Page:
Have you noticed food labels in our grocery stores over the last 10 years? They have changed significantly and sometimes read like a science textbook with nutrition jargon.


Have you noticed food labels in our grocery stores over the last 10 years? They have changed significantly and sometimes read like a science textbook with nutrition jargon.



One of the newer things seen on foods is "gluten free." Many people are promoting these foods as a healthful way to eat.



So what is the big deal about gluten?



Dr. Amy Simonne and others at the University of Florida have developed a three-part series about gluten that provides straightforward, research-based facts.



As additional research is conducted, some of us may need a broader understanding of the issues surrounding these topics. We want to be wise consumers and avoid sway from marketing strategies.



So what is gluten?



Gluten is a mixture of proteins, gliadins and glutenins found primarily in wheat, rye or barley. It can trigger digestive, immune or autoimmune system difficulties for people with identified food allergies, food intolerances or food sensitivities. Before looking specifically at gluten, it is important to understand the differences between a food allergy, food intolerance and food sensitivity.



The facts



•Food sensitivity is a catchall term for food allergies and intolerances.



•A food allergy is the immune system reacting to a specific protein. A reaction usually occurs within minutes, but could be hours later. Cow's milk, eggs, fish, peanuts, shellfish, tree nuts, soy or wheat trigger most food allergies.



•Food intolerance is more common than a true food allergy. It does not involve the immune system. Food intolerance is a metabolism problem in which the body cannot digest the food because of an enzyme deficiency.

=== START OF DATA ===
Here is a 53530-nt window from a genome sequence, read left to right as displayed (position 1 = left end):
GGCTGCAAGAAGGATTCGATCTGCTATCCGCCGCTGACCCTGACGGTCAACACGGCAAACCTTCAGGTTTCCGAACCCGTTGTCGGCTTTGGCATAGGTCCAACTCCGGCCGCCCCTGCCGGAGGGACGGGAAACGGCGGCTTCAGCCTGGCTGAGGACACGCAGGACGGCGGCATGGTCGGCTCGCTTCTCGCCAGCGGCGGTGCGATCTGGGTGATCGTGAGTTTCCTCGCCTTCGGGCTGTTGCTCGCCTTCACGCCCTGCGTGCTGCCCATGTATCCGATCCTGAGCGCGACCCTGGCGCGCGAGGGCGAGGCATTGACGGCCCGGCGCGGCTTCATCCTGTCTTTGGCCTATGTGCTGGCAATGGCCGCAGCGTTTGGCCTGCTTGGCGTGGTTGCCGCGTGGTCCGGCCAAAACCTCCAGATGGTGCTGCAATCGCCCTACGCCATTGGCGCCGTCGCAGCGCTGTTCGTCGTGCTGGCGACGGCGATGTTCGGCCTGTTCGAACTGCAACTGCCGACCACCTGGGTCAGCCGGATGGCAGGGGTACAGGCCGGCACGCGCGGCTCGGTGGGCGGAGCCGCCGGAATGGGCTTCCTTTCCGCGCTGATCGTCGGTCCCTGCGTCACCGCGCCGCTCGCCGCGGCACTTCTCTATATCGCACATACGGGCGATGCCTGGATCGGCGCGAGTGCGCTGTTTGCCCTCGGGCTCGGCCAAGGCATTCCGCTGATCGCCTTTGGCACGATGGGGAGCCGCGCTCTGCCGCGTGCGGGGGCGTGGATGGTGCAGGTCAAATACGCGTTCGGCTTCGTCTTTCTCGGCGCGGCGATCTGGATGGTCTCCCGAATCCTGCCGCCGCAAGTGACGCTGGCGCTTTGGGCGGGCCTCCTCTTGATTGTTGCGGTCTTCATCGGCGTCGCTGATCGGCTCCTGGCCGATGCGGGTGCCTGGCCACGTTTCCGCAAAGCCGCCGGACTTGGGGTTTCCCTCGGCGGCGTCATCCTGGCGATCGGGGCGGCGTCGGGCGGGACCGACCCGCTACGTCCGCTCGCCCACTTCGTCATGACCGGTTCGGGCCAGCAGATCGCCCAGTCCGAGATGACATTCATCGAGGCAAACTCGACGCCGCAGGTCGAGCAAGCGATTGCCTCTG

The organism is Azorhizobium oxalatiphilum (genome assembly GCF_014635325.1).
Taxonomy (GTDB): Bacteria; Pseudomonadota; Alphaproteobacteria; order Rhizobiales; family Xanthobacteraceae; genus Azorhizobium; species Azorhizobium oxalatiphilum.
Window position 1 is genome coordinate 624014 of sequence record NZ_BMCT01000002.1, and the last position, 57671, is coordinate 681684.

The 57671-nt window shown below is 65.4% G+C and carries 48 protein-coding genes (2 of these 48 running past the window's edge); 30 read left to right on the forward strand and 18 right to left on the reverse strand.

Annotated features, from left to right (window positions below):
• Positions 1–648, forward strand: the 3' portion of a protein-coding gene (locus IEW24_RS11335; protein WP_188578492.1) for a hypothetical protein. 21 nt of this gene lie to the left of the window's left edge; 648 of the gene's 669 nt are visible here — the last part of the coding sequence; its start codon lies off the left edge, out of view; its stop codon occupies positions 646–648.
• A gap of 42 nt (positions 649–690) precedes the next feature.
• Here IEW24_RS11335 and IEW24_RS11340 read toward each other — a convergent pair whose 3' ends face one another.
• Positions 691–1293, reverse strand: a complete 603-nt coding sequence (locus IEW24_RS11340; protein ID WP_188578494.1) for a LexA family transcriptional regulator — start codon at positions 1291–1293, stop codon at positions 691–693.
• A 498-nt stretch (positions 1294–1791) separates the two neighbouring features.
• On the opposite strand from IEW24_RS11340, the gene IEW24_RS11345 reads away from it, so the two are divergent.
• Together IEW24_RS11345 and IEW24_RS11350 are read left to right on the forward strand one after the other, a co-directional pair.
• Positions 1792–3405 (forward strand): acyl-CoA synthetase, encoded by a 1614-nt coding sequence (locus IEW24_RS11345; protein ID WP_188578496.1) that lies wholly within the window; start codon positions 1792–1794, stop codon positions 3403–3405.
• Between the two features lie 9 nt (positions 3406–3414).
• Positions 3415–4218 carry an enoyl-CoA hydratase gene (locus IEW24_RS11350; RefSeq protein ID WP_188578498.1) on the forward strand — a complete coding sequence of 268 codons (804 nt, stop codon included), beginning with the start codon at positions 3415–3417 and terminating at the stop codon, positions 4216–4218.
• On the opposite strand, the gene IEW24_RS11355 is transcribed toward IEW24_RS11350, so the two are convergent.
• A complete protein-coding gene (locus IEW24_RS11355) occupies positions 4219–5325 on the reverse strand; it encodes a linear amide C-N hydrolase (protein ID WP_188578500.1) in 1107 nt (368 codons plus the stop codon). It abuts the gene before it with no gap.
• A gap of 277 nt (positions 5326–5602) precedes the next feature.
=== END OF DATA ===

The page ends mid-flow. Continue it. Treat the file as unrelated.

Gluten mostly affects those with Celiac disease and wheat allergies. Celiac disease, the condition most often associated with gluten, is an inherited disease. Others may have wheat allergies or a gluten intolerance or sensitivity.



If you don't have specific gluten issues, you may want to know if you would be healthier without gluten. Limited research has shown improvements initially, but there are concerns about getting adequate nutrition on a gluten-free diet.



Knowing how to read a food label is crucial to finding and evaluating gluten-free foods. Look at the list of ingredients for wheat, rye, barley or a hybrid of these grains. The FDA proposed using the classification "gluten free" voluntarily in 2007.



Understanding your health issue and how it relates to reading a food label is very important.



Brenda Smith is with the Okaloosa County Extension office in Crestview.